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This WAC Communication Model Can Help You Resolve Conflicts Instantly

This WAC Communication Model Can Help You Resolve Conflicts Instantly

Conflict doesn’t care if you are a vocal person or one who values harmony, it will come to you almost every single day — at home, at work, on the streets, even online. For people we know, it’s easier to communicate and resolve the conflict; but for strangers, we usually shut our mouths and let our anger pile up inside.

But what should we do when someone keeps bugging us? There are usually two routes we take: either avoid direct confrontation or confront violently. The longer we remain in the avoidance state, the more anger we pent up. At the same time, the latter doesn’t do anything apart from allowing us to vent. As far as I’m concerned, both solutions aren’t the healthiest for us.

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You may think: man, it’s hard to raise the conflict and confront someone.

We are worried of the possible consequences after a confrontation, especially facing strangers. Business Communications and Etiquette Coach Barbara Pachter has the solution to these sticky situations and confront others face-on.

In her book The Power of Positive Confrontation, she introduces the WAC model[1] — What, Ask, Check in — to teach people how to resolve conflict in a fast second. She points out the main mistake people makes in conflicts is retaliating instead of responding to the problem, which creates more tension between two parties. So here is how the WAC model works:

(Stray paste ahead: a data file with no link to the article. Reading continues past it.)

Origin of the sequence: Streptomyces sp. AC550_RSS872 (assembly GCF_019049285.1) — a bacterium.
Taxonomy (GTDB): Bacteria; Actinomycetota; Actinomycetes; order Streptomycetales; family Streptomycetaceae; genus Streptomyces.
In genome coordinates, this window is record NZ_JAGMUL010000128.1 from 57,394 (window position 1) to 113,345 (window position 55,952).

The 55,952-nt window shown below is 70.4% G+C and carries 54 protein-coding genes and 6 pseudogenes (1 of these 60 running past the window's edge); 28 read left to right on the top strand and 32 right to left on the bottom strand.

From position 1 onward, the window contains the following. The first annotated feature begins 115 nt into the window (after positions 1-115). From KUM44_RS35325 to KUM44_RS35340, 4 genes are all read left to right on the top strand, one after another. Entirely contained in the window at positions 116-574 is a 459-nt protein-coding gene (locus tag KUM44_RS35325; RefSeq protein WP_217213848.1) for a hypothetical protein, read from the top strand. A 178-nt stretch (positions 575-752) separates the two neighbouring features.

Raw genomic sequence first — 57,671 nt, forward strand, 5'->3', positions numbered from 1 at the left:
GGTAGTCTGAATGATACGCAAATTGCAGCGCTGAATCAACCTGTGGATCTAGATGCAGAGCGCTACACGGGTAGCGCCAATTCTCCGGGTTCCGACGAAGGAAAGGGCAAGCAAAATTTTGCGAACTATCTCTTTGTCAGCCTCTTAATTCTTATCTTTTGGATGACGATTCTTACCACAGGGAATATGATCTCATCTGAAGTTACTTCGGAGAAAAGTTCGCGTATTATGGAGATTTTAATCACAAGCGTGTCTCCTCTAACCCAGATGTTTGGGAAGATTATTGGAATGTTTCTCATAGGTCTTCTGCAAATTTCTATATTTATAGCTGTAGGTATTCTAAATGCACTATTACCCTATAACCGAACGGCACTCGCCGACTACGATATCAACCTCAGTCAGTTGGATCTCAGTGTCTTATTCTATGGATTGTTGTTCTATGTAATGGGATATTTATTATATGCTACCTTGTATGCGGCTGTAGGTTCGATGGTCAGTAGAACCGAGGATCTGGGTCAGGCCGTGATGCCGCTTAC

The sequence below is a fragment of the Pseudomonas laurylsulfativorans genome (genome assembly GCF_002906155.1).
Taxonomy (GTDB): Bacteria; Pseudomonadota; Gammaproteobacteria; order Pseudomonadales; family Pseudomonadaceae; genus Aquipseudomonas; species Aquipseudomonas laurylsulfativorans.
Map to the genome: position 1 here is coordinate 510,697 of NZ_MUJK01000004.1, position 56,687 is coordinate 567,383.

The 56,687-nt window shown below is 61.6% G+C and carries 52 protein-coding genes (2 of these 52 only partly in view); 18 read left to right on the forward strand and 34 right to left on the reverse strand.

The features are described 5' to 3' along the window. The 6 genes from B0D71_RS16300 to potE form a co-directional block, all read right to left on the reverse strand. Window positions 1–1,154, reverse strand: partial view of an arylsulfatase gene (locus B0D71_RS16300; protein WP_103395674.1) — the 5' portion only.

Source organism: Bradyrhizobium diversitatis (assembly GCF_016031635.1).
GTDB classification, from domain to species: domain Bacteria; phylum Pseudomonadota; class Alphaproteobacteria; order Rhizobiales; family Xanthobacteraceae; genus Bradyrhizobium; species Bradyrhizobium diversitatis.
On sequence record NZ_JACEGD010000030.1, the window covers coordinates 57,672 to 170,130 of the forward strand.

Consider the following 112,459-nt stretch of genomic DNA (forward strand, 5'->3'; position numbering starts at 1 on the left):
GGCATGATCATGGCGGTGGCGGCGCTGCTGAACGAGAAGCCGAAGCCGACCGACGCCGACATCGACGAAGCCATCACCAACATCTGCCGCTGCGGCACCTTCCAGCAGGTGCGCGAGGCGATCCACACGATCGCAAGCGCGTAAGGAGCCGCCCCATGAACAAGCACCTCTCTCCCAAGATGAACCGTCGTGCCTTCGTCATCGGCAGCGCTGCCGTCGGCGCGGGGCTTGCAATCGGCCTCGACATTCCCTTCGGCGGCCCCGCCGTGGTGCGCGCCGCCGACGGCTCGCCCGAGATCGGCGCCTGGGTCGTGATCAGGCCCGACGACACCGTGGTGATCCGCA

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1. What

The first step to resolve conflict is to identify the root of your agitation. Focus on one incident that bothers you and start from there. Avoid using words like “always” or “never”, and simply describe your concern without blaming or criticizing the action of the opposing person.

2. Ask

After you have clearly and logically raised the conflict, ask the person kindly of what you want them to do. Make sure you are clear with your request, if not, you are giving the other person to chime in and redirect the conversation to his/her favor.

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3. Check in

The last part of this model is to check in on the other person’s reaction, and the conversation usually ends with a question like “do you agree” or “is that okay for you”.

Stay calm, cool, and collected.

With the WAC model, there are some other pointers for you to perfectly execute a positive confrontation. It is so important to pick the right time and space. If someone is rushing to get to somewhere, or someone is in an emotional state already, it doesn’t hurt to wait for a while. You also have to make sure you are in the right headspace and mood when you confront others.

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So how do you actually confront positively?